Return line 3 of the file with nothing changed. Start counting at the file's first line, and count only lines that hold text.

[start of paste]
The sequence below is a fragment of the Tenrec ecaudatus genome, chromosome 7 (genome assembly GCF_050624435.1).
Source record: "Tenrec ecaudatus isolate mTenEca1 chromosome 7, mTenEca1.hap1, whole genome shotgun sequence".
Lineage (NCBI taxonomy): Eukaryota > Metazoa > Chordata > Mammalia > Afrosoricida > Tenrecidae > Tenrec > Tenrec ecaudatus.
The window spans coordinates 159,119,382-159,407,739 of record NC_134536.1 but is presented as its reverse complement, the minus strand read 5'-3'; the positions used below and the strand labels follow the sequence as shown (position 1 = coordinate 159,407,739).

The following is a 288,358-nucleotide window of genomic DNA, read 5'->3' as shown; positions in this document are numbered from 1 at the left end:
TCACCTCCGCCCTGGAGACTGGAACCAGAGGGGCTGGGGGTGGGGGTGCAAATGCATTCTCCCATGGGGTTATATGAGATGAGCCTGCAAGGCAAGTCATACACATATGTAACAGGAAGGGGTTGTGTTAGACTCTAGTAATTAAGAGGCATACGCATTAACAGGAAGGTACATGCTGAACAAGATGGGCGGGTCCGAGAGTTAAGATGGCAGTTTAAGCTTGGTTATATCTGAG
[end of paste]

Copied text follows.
Lineage (NCBI taxonomy): Eukaryota > Metazoa > Chordata > Mammalia > Afrosoricida > Tenrecidae > Tenrec > Tenrec ecaudatus.